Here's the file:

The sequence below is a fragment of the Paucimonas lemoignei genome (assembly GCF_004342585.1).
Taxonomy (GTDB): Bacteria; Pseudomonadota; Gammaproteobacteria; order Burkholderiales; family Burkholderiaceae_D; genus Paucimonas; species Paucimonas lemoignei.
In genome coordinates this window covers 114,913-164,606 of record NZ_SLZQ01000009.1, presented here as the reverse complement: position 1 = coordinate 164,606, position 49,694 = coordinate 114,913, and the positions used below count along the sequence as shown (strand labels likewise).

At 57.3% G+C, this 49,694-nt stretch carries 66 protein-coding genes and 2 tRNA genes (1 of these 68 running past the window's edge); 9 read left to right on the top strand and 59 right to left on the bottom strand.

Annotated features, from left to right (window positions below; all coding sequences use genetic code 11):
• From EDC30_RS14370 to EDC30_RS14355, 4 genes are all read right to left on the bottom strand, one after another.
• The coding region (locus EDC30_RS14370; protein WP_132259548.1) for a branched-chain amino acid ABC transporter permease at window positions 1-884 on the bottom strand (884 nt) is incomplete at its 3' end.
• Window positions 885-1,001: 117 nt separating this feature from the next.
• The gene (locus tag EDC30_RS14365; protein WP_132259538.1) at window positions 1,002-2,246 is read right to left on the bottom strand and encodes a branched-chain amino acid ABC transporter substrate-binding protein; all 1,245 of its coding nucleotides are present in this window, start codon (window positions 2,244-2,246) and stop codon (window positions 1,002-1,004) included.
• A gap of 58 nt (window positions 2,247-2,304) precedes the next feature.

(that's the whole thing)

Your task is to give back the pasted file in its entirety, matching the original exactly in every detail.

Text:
The sequence below is a fragment of the Paucimonas lemoignei genome (assembly GCF_004342585.1).
Taxonomy (GTDB): Bacteria; Pseudomonadota; Gammaproteobacteria; order Burkholderiales; family Burkholderiaceae_D; genus Paucimonas; species Paucimonas lemoignei.
In genome coordinates this window covers 114,913-164,606 of record NZ_SLZQ01000009.1, presented here as the reverse complement: position 1 = coordinate 164,606, position 49,694 = coordinate 114,913, and the positions used below count along the sequence as shown (strand labels likewise).

At 57.3% G+C, this 49,694-nt stretch carries 66 protein-coding genes and 2 tRNA genes (1 of these 68 running past the window's edge); 9 read left to right on the top strand and 59 right to left on the bottom strand.

Annotated features, from left to right (window positions below; all coding sequences use genetic code 11):
• From EDC30_RS14370 to EDC30_RS14355, 4 genes are all read right to left on the bottom strand, one after another.
• The coding region (locus EDC30_RS14370; protein WP_132259548.1) for a branched-chain amino acid ABC transporter permease at window positions 1-884 on the bottom strand (884 nt) is incomplete at its 3' end.
• Window positions 885-1,001: 117 nt separating this feature from the next.
• The gene (locus tag EDC30_RS14365; protein WP_132259538.1) at window positions 1,002-2,246 is read right to left on the bottom strand and encodes a branched-chain amino acid ABC transporter substrate-binding protein; all 1,245 of its coding nucleotides are present in this window, start codon (window positions 2,244-2,246) and stop codon (window positions 1,002-1,004) included.
• A gap of 58 nt (window positions 2,247-2,304) precedes the next feature.